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LETICHE--John Marion,

died peacefully in his sleep in Berkeley, CA on September 5, 2017, at the age of 98. He was Professor Emeritus of Economics at the University of California, Berkeley and long time a crusader for a stronger historical and social self-awareness in the field of economics. He was born November 11, 1918 in Uman, Russia. He had been a Guggenheim Fellow, Rockefeller Fellow (Council on Foreign Relations), Fulbright Fellow, and Fellow of the American Academy of Learned Societies. He received the Adam Smith Medal from the University of Verona. Letiche came to the University of California in 1946; a university he proudly served as lecturer, assistant professor, associate professor, full professor and as professor 'called back' until 1998. He did his BA (1940) and MA (1941) at McGill University and PhD (1951) at the University of Chicago. At Chicago Jacob Viner and Theodore W. Schultz were his principal points of reference. During WWII he served at the Council on Foreign Relations in New York focused on the Soviet-American economic cooperation to win the war. His earliest academic success (1952) came from his study of Isaac Gervaise whose 1720 treatise on economic (dis-)equilibriums in international economics was a first; Letiche pursued the theme of economic (mal- )adjustment and its redress throughout his career, to "Balance of Payments and Economic Growth" (1958), and his work on African and Russian economies. Letiche was a firm believer in the virtues of multinational cooperation above bilateralism or unilateralism; convinced that fairness and justice lead faster to peace and welfare than egoism or the exercise of raw power. He was a passionate scholar who right up to his death was working on a manuscript reflecting (amongst other matters) on Thomas Piketty's assertions. As a teacher, Letiche stressed the necessity for intelligent government regulation and balance between personal and social gain. He was passionate about the benefits to Americans of positive economic and political development in Russia and Africa. He was the longtime chairman of the University's Committee on Regent's and Chancellor's Distinguished Visiting Professors; whereby for decades he proudly encouraged scholars and artists from abroad to be visiting professors in Berkeley. His much loved wife Emily Letiche died August 28, 2010; he is survived by his son Hugo and his wife Maria; three grandchildren Maurice, Mascha and Terrence, and five great-grandchildren. The memorial service will be at Sunset View Cemetery, El Cerrito, CA Friday, September 15 at 16:00.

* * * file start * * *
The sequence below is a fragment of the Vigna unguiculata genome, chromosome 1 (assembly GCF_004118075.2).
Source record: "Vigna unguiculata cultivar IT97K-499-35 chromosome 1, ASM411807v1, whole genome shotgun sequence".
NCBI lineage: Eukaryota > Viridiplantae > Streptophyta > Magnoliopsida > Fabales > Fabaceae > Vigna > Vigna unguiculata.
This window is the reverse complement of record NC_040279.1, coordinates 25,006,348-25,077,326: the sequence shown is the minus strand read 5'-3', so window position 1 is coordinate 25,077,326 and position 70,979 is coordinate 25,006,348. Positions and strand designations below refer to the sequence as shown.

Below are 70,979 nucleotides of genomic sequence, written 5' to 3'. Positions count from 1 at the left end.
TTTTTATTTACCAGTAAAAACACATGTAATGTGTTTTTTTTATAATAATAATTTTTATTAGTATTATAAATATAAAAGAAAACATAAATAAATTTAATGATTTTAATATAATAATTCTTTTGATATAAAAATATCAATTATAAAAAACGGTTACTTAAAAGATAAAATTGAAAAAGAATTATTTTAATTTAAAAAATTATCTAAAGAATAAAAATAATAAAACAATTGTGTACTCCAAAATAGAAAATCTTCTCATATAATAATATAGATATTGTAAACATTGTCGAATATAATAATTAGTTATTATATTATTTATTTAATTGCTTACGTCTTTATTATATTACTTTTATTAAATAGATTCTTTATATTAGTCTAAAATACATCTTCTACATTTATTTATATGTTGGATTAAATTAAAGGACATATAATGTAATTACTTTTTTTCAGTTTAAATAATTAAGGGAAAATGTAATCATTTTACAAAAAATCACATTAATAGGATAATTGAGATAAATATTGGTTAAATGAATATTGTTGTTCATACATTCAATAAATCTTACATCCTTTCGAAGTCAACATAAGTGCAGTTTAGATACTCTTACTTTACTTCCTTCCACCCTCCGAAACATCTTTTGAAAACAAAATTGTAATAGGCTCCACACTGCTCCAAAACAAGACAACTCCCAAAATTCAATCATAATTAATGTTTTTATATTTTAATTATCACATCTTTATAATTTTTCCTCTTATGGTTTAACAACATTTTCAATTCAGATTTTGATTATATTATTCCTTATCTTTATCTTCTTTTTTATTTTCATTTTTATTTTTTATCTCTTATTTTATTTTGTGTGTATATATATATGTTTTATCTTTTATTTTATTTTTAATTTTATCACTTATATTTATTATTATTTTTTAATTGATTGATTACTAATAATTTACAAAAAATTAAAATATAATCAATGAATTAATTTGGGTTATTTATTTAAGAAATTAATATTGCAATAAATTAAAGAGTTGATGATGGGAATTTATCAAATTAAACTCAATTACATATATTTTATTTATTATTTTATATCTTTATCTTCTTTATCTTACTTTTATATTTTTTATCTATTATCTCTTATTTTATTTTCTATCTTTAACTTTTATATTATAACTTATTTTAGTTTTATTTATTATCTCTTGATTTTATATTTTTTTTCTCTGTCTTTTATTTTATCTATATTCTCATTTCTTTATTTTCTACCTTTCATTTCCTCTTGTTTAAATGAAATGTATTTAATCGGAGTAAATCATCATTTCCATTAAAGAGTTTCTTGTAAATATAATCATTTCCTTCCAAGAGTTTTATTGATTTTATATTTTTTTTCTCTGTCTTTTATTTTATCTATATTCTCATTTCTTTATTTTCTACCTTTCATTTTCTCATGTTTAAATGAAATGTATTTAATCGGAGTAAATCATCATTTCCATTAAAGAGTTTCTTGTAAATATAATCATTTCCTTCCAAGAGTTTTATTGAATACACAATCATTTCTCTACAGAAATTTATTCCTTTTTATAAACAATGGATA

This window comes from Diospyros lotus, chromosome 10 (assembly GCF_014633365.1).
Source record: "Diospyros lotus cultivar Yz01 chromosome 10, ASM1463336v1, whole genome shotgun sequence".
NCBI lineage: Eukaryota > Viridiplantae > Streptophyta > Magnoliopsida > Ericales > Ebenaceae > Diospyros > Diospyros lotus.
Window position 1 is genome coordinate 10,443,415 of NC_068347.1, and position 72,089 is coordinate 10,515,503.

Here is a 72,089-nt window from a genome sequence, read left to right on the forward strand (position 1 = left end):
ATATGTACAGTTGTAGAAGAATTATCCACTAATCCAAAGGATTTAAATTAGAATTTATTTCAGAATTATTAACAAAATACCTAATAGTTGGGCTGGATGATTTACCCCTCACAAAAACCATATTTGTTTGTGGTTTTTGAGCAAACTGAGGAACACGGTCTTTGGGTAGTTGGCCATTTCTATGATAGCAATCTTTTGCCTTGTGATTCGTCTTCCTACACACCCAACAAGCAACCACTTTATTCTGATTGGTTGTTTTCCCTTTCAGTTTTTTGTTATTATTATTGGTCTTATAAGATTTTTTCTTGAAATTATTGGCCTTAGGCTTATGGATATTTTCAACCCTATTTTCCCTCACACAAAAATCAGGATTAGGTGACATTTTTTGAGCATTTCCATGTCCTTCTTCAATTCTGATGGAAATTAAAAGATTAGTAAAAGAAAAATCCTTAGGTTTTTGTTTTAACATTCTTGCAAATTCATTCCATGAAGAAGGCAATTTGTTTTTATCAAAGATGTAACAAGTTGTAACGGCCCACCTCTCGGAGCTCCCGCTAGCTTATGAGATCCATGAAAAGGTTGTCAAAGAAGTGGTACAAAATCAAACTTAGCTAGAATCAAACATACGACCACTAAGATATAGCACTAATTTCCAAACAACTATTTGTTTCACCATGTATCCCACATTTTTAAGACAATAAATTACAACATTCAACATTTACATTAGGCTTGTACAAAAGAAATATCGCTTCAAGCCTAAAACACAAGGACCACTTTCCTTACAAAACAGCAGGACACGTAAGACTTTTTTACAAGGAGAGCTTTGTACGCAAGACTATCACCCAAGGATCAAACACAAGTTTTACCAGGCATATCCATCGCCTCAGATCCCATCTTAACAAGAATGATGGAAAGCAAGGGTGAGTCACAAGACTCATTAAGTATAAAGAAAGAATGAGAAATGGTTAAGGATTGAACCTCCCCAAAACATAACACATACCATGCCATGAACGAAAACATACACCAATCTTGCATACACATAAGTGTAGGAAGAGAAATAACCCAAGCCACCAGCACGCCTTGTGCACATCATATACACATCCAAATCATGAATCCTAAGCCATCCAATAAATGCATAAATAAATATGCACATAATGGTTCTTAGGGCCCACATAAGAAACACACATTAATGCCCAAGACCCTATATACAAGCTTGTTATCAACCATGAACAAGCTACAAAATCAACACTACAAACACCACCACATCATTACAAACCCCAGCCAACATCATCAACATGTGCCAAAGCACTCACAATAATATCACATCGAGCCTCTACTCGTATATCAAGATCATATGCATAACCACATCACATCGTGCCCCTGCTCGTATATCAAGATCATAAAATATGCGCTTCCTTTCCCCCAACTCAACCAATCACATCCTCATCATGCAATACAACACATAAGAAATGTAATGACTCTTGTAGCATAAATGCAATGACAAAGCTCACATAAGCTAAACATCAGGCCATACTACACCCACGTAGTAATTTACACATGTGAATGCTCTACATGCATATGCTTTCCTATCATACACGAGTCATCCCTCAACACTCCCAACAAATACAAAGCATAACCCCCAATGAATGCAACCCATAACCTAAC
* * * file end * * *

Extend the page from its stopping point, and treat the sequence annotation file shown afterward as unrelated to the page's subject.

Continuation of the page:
Published in The New York Times on Sept. 12, 2017
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